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I am Clarice Lorenzini, the second Asian-American female to turn pro in triathlon. I am the daughter of immigrants: A Filipino mother and a French father. And I am ready to help change the face of this sport.
I wasn’t always proud of my heritage. In elementary school, kids would come up to me with their fingers pulling their eyes into slants and taunt, “Clarice can’t see!” They’d make fun of my white-rice lunches, which my mother had lovingly made. They’d point out the darker patches on my skin–markers of my Filipino DNA–and call me dirty.
Or worse, I’d be called that C-word that rhymes with rink. I got a lot of that. Later, in high school, my classmates saw my maiden name, Chastang–which is French–and made the leap to “Chang,” assuming I was Chinese. “Chang” stuck and it was my nickname for a few years. I didn’t like it, but I went with it. Maybe I didn’t want to make a big deal about correcting them. Or maybe, by then, I was just desensitized to those types of microaggressions.
Growing up Asian in a mostly white community in upstate New York, this is just the type of stuff I grew used to experiencing as a kid. Was it right? Of course not. But did I know better? Not really. And even if I did feel like it was wrong, I never wanted to call out the differences between my peers and I. In fact, it wasn’t until very recently–in the wake of all of the anti-Asian violence occurring around the country, including the Atlanta shootings last week–that something sparked in me, allowing me to feel emboldened enough to speak up and share my story. There was once a time when I defied both of my parent’s cultures to fit into American norms. But I am no longer ashamed.
First, I want to emphasize that I haven’t experienced discrimination as a triathlete. In fact, it’s been quite the opposite: At the end of the day, we are all on the race course together, suffering to reach the same finish line. There is a bonding experience that typically transcends race and ethnic backgrounds. But I have noticed that I am a minority out there. In any given race, I’m usually one of the only Asian women in my age-group, or even among all of the competitors. Now, when I race pro, I know I will likely be the only Asian-American woman on the starting list. That’s something that sticks with me and makes me question: Why is this? And what can I do about it?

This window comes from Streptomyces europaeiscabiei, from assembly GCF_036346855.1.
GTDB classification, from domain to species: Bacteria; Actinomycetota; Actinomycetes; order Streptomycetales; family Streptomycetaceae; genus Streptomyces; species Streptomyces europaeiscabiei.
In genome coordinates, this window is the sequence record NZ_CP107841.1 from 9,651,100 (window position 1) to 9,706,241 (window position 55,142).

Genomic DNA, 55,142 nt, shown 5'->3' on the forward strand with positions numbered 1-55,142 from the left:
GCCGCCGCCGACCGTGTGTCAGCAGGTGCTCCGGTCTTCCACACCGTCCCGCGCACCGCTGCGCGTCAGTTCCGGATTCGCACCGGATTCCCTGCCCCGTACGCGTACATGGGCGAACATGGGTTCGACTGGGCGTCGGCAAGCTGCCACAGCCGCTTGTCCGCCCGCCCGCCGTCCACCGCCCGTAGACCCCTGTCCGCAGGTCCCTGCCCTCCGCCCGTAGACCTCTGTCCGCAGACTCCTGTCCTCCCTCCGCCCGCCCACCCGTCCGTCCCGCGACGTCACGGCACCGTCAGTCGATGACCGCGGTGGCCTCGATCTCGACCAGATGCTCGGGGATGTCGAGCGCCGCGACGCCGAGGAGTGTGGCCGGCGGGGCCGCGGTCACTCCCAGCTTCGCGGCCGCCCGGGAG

I can’t speak for all Asian-Americans, of course, but personally my mom didn’t want me to go into triathlon–for reasons rooted in her culture. I actually had to keep my passion for triathlon a secret from her. When I was in college and still living with my parents, I trained for my first half-Ironman. I didn’t even tell my mom what I was doing. It wasn’t that she wouldn’t support me or didn’t want me to be active–being fit is very important in the Filipino culture–it was more that she just didn’t understand the sport. For my mom and many Filipinos and even people in other Asian cultures, swimming isn’t seen as something you do for fun or exercise. It was a means to an end for her: To get food. The ocean across from my mom’s house in the village of Cebu was filled with fisherman getting their catch for the market. It wasn’t a place where you’d go for recreation or sport. And as for biking and running? Forget it. She thought both were far too dangerous; that I’d get hit by a car or pass out from exertion in the sun. My Filipino friends and I always joke that it was like our parents would bubble wrap us if they could. It’s almost ingrained in their mentality as parents to do everything they can to keep us out of harm’s way.
I never told my mom I was hoping to go pro in triathlon–I didn’t even tell her I was racing last fall at Ironman Florida, where I got my pro card. I just knew she would stay up all night worrying about me falling off my bike or running out there for hours and hours. Besides, there’s a lot to be said about the way many Asian families place an emphasis on education so as to get a good, lucrative job, especially among immigrant parents who really just want their children to have everything that they didn’t. I know my mom is proud of me for achieving my dream. But, suffice to say, I’m not going to get rich off of triathlon–at least not off the bat. I still have a full-time job, but if I ever were to leave that to focus more on triathlon, I know it would be concerning for her.
Is that the reason there aren’t more Asian-American women in pro triathlon? Because it’s perceived as “too hard” by our immigrant parents, or because it’s not a job that will make us rich? I can’t say for sure. But I do know that the greater Asian community doesn’t seem entirely accepting of the sport just yet. I now have a sense of purpose in putting myself and my story out there to encourage others that all are welcome in this sport. And maybe there’s a young Asian girl who will see me out there and want to follow in my footsteps one day.
Like I said, I’ve never felt ostracized in triathlon as an Asian-American. And yes, I could easily go about my business and train and race without drawing attention to my ethnicity. But as a new pro triathlete, I have a bigger platform than ever before. I see it as a chance to advocate for myself and for other Asian-American and Pacific Islanders who have, like me, been mocked or treated unfairly at some point in our lives. It’s important for me to be genuine and authentic and have that ability to speak up and stand up for who I am so others are encouraged to put themselves out there, too. It’s time to stand up and instill change.
Clarice Lorenzini, 27, most recently won the 25-29 age-group division at Ironman Florida in November, finishing 2nd overall among age-groupers and earning her pro card. She will make her pro debut at Ironman Coeur d’Alene on June 27.